The reason for the latter is that most network interfaces do not hand over packets bit by bit, but rather packet by packet. Thus, each packet is reported as being tranfered "instantaneously", resulting in "infinite" (or rather indeterminable) bandwidth. Thus, when counting single bits on the wire, there really is no such thing as "bandwidth" because they arent really moving from the network stacks point of view (cf. Zenos Paradox.)
A possible solution is to internaly spline the packet sizes together and report the bandwidth as the scalar integral over the given interval, but this has yet to be implimented, and to be honest, would be the proverbial cruise missle to destroy an ant hill.
That being said (whew!), a "good value" for interval is usualy somewhere between 0.5 and 2.
In normal bandwidth mode, when an interval exceeds the given bandwidth, the extra bytes are "moved" into the next interval. This has the effect of trying to imagine how overloaded an interface would be if the interface had a smaller bandwidth, yet same amount of data tried to get through.
In "dumb" bandwidth mode, each interval which exceeds the given bandwidth is simply counted. Nothin else.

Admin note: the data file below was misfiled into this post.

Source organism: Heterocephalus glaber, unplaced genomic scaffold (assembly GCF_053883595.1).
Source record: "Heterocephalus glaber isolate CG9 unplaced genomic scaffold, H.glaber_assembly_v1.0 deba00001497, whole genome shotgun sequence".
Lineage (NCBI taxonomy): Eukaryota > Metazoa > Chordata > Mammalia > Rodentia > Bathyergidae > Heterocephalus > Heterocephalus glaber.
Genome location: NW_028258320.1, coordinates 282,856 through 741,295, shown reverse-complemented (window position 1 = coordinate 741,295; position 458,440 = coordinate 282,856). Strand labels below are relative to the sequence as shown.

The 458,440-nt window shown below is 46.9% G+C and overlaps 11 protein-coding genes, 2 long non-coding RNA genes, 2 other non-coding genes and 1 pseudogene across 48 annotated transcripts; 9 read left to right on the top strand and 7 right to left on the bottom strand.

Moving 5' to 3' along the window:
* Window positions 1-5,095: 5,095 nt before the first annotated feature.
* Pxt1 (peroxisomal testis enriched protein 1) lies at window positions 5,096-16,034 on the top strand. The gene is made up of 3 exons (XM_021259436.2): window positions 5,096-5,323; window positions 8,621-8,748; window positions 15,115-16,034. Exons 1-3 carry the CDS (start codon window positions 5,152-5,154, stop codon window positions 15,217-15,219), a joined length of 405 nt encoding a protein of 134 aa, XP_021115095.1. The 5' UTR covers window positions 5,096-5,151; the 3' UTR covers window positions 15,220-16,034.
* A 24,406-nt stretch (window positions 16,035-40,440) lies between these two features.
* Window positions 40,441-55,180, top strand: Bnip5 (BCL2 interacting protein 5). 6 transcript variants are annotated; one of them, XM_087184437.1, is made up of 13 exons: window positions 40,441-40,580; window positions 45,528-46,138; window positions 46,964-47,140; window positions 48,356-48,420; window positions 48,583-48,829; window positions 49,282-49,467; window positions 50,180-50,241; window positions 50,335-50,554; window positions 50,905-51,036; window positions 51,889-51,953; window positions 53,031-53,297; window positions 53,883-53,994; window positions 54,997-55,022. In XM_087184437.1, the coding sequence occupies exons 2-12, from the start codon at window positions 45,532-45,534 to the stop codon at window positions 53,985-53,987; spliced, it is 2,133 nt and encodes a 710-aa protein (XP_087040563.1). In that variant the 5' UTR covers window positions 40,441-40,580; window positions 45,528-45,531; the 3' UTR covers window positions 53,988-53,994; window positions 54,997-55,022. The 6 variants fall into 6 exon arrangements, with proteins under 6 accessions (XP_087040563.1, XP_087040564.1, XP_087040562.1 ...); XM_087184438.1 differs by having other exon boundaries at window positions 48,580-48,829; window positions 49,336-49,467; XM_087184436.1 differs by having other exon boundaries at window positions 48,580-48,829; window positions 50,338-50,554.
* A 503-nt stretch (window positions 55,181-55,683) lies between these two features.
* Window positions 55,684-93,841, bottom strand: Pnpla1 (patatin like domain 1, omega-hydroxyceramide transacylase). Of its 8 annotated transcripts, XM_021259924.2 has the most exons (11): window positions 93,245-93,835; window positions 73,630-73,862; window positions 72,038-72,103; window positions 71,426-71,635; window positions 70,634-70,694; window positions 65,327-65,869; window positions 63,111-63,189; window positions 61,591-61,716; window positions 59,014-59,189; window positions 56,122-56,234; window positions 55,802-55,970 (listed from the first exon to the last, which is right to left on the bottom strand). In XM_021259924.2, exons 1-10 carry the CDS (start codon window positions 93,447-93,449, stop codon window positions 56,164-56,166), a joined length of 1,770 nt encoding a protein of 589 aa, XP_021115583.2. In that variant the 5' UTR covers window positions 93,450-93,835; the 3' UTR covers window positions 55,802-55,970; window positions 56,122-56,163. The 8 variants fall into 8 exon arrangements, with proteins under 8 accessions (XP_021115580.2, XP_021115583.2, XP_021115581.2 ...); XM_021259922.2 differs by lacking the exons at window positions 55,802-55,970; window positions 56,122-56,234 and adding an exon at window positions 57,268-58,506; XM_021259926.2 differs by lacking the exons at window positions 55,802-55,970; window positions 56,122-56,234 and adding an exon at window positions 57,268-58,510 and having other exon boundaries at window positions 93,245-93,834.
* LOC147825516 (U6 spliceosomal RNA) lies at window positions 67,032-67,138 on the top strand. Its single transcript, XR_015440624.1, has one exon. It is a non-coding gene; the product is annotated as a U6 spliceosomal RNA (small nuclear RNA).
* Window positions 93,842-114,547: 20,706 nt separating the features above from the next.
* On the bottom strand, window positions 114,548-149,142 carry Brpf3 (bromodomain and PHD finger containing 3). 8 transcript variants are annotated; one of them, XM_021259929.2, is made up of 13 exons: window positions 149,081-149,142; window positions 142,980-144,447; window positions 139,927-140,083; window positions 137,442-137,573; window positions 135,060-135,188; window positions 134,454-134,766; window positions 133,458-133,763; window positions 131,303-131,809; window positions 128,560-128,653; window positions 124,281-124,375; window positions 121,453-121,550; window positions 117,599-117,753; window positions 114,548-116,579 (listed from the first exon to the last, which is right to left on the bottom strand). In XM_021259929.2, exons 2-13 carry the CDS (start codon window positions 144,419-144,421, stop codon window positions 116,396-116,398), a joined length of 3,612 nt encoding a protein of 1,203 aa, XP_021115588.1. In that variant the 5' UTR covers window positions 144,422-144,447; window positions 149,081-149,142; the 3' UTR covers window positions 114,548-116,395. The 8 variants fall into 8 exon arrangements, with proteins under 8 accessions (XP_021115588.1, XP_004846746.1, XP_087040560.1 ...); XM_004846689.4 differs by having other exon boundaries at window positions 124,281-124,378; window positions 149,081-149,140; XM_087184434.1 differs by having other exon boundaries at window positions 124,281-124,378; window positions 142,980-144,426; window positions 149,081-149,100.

tcpstat was first written in Winter 1998 using
.Fx 3.0 , and then finaly retrofited for Linux in Spring 2000.
.An Paul Herman Aq firstname.lastname@example.org
Please send all bug reports to this address.
Due to a bug in libpcap, tcpstat will hang indefinately under Linux when no packets arrive. This is because the timeout in pcap_open_live() is ignored under Linux when the interface is idle, which causes pcap_dispatch() to never return.
Not tested with link types other than Ethernet, PPP, and "None" types.
There may be problems reading non-IPv4 packets across platforms when reading null type link layers. This is due to a lack of a standardized packet type descriptor in libpcap for this link type.
Snoop file formats cannot be read from stdin or named pipes.